11. I always assumed that it does not matter how I set the zones (HR or Power) .. and that Gamin calculates the effort (load) independently of my settings and rather uses some other metrics .. if that is not the case .. what is the correct way to set HR zones so that the training status is correct? There are so many ways to do this … Also ..are you sure about this? If you set all the HR zone to very low BPM .. would you get very high load and anaerobic values?

      1. I don’t think it matters what user settings are used for zones. It’s only informative for training but not for that calculations of effort. Garmin makes its own estimate of lactate threshold and max HR etc .. plus HRV plays a role too. I seriously doubt that if I set HR zone to very low HRs I would be suddenly getting large load values.

      2. OK.. I tried .. twice very similar workouts, 2x run, 2x bike. Each time with different settings for HR zones (once high, once low for both the run and the bike). Both got very similar load values (around 110) despite the fact that I have spend very different amounts of time in certain HR zones .. once mostly in easy zone, once mostly in threshold zone. .. but importantly .. the two workouts had always comparable average pace, distance and HR. So .. the conclusion is quite clear .. how you set HR zones plays no role in how the load is calculated. Zones are only for your information to regulate your pace.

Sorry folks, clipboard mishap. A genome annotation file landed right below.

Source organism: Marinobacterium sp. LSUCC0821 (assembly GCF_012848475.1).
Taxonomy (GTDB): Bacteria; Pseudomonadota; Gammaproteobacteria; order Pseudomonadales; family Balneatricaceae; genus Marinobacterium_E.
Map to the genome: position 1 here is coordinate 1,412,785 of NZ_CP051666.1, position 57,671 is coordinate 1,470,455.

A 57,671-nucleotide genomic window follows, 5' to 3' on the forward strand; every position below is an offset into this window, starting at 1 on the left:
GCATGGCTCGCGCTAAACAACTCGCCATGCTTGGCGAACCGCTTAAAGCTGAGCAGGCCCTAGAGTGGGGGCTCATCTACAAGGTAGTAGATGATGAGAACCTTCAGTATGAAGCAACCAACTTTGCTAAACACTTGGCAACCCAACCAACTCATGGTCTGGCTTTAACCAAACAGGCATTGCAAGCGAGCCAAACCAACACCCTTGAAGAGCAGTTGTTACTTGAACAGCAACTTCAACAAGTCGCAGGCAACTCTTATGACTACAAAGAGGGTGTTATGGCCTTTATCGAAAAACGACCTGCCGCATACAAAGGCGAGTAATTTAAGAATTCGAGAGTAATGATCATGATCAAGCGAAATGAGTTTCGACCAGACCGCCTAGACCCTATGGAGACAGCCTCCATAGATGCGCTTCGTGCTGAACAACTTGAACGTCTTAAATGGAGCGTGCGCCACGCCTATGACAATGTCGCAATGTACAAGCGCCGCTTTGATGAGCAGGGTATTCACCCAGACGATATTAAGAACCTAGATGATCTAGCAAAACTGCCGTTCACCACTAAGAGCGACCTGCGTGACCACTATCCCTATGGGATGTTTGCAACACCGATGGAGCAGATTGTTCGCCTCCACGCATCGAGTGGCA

3. what was your HRmax and HRrest/min in both cases?
        see this: vo2max comes from zones and Training Status accounts for vo2max.
        i don’t know the exact details obviously. there is probably also a parallel calculation that is based on HRreserve which would require an accurate HRmax. If you get your zones right, an approximately correct HRmax should pop out – depending on the tool you use you might have to model the hrmax and hrrest to line up with the LT1 and LT2 that you calculate…i vaguely recall doing that once and hrmax was probably accurate to 5 beats or so. but even then your measured HRmax for less trained individuals might be overestimated based on inefficient electrical beats/signals from the heart linked to the chambers not properly working (something along those lines, i asked a heart consultant once…quite a senior one.)